Lights, Camera ... Richmond!
A look at the film industry through RVA lens
Have you ever been watching a movie when you suddenly recognize the scene’s setting? Or you’re walking around town and stumble upon an empty movie set? Or perhaps you’ve heard rumors of celebrity sightings in your area?
Richmond is on the TV and film industry’s radar, and rightfully so.
Many factors lure filmmakers toward Central Virginia. For instance, one of Richmond’s biggest selling points is that it’s malleable – whether the film takes place hundreds of years ago, modern day or even in a different state altogether. Our great city’s neighborhoods and government buildings can be disguised as Washington, D.C., with just the right amount of Hollywood magic. Our vast Petersburg plantations can be transformed into Civil War battlefields faster than you can say, “What should we do with these monuments?” And that river of ours is helpful, too, for obvious scenery requirements.
On top of all that, it’s “very affordable housing for crew, talent and production team,” Margaret Finucane, communication manager for the Virginia Films Office, explains. Plus, she says, Richmond has “top restaurants, thriving arts community and culture, [and is] two hours from D.C., and five from New York City … [the] talent and crew love their time here.”
Common filming locations have included Capitol Square, downtown and the James River. Overall, however, “It’s really spread out,” Finucane explains. “There is no top filming location; productions are too diverse.”
After calling it a wrap, crew have been known to explore the city and rub elbows with the locals at popular bars such as Helen’s, Julep’s, Buckhead’s, Penny Lane and Havana ’59; outdoorsy spots like Maymont and Belle Isle; hotels including Quirk and The Jefferson; and that Richmond staple we all know and love, Bev’s.
Locally filmed titles include The Henderson Monster (1980), My Dinner with Andre (1981), Kennedy (1983), Finnegan, Begin Again (1985), A Woman Named Jackie (1991), G.I. Jane (1997), Cold Mountain (2003), Evan Almighty (2007) and the PBS drama Mercy Street (2016-2017).
We’ve highlighted some other well-known flicks shot in the Richmond area. Do any of them ring a bell?
A look at the debilitating decisions Abraham Lincoln had to make during the American Civil War. In 1865, as war began to come to an end, Lincoln fights desperately to pass the amendment to end slavery before peace arrives. He faces an impossible dilemma, whether to end the war between the states or end slavery forever.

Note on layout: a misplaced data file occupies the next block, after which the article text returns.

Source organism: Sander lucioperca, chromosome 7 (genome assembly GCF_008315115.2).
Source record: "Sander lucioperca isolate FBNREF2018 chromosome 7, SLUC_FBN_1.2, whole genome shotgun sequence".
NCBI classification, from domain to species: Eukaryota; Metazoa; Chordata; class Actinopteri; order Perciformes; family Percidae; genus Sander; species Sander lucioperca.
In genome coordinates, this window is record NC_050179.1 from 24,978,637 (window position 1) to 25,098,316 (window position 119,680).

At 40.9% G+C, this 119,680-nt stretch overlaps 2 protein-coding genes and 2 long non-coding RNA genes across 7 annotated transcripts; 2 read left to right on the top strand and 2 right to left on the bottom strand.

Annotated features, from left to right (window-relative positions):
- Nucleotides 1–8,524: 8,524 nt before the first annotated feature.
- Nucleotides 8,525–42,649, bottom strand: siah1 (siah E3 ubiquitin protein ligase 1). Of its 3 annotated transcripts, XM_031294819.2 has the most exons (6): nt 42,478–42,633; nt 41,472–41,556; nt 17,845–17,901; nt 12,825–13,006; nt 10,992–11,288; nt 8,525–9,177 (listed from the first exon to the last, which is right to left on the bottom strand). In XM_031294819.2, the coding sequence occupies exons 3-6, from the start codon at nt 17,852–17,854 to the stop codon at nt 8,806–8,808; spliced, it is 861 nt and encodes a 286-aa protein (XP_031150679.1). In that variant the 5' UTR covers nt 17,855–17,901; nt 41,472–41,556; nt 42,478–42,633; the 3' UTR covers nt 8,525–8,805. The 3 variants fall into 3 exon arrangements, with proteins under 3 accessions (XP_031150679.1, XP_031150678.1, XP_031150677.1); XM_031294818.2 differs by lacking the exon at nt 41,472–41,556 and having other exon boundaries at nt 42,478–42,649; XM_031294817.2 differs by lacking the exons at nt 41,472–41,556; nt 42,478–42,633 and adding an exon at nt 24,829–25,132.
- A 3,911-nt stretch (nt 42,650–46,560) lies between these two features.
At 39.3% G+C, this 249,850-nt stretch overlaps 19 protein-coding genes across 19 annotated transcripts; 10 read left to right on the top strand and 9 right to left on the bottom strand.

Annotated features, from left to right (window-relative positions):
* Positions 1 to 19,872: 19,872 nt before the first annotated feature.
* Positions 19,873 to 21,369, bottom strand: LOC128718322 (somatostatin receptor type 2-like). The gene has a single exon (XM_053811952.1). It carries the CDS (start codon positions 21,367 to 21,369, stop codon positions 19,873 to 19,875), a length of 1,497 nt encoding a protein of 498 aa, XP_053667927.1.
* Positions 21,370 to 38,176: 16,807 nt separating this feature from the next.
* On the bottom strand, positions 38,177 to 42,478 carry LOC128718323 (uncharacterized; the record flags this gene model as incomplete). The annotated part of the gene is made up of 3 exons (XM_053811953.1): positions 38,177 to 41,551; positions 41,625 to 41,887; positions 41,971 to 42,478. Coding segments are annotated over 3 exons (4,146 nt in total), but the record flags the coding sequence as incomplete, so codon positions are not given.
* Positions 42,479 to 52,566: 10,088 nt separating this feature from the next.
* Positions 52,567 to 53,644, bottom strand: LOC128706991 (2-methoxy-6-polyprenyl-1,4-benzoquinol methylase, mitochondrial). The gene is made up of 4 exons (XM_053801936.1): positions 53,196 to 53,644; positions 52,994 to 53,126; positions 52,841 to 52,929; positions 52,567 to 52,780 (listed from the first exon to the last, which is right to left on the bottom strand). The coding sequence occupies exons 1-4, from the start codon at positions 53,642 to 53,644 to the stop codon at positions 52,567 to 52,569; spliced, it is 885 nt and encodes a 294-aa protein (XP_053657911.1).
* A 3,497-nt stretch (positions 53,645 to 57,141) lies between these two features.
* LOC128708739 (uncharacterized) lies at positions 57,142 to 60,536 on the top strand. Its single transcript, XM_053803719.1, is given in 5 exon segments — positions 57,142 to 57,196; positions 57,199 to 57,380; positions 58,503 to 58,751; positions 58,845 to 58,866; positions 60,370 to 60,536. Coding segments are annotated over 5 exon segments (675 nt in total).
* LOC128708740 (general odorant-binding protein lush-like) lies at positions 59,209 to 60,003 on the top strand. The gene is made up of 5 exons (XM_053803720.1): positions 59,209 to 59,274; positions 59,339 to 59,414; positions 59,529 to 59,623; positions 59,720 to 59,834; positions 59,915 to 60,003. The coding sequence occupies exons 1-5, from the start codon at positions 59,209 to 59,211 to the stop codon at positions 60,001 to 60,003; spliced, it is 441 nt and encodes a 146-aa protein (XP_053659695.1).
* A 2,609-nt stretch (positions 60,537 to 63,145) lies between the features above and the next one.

This Revolutionary War drama takes place around Abe Woodhull, a young man divided between his loyalty to his British background and the respect he has for the Patriot cause. He joins a spy web under the direction of Gen. George Washington, establishing a network and taking courageous strides that set the tone for contemporary espionage.
Dr. Hannibal Lecter, murderous cannibal, escaped from custody seven years prior and is at large in Europe. One of his victims, Mason Verger, survived the attack but was brutally disfigured and seeks revenge. Verger attempts to use Clarice Starling as bait in order to draw Lecter back into the open.
In this remake of the 1973 movie, The Day of the Jackal, a professional assassin, the Jackal, is hired to kill an American political figure in retaliation to the FBI after they bring down a key figure in the Russian mafia. The plot twists and thickens as the FBI brings in a former terrorist and an IRA operative. In the meantime, the Jackal is preparing his trip to Washington, D.C., to finish what he was hired to do.
Mildred and Richard Loving are a husband and wife living in Virginia, where their interracial marriage is illegal. They move to Washington, D.C., but fight to return to the place where they grew up. A deep and emotional look into racially divided mid-20th century America, this drama follows the story behind the Supreme Court case, Loving v. Virginia, which ultimately prohibited state laws banning interracial marriage.
This CBS mini-series is set in the mid-19th century. It follows John Fremont, a young American adventurer chosen to trek out west to the Oregon Territory. But the American dream of moving westward proves more difficult than it seemed, as Fremont faces politics, a court-martial and his own fluctuation of wealth.
This PBS drama series focuses on individuals living in the Union-occupied city of Alexandria during the Civil War. Based on real people and real events, the plot follows two nurses on opposing sides of the war, a New England abolitionist and a Confederate supporter, volunteering at the same hospital.
Is That Shockoe Bottom on My TV?
For you holiday romantics out there, tune into A Christmas Kiss, starring Brendan Fehr and Laura Breckenridge. You may notice some very familiar cobblestone in some of the scenes, which were filmed in and outside of Shockoe Espresso and Roastery. And for you fans of family-friendly ’90s flicks, turn on Trading Mom, starring Sissy Spacek. Both the Main Street Station clock tower and the 17th Street Farmers Market make guest appearances in the film.
Currently preparing for its seventh season, the Showtimeseries Homeland will be filming in selected locations around Richmond. Executive producer Alex Gansa thought that our local cities and neighborhoods would provide an ideal backdrop to the show’s story. Keep an eye out for stars such as Clare Danes, Mandy Patinkin and Rupert Friend.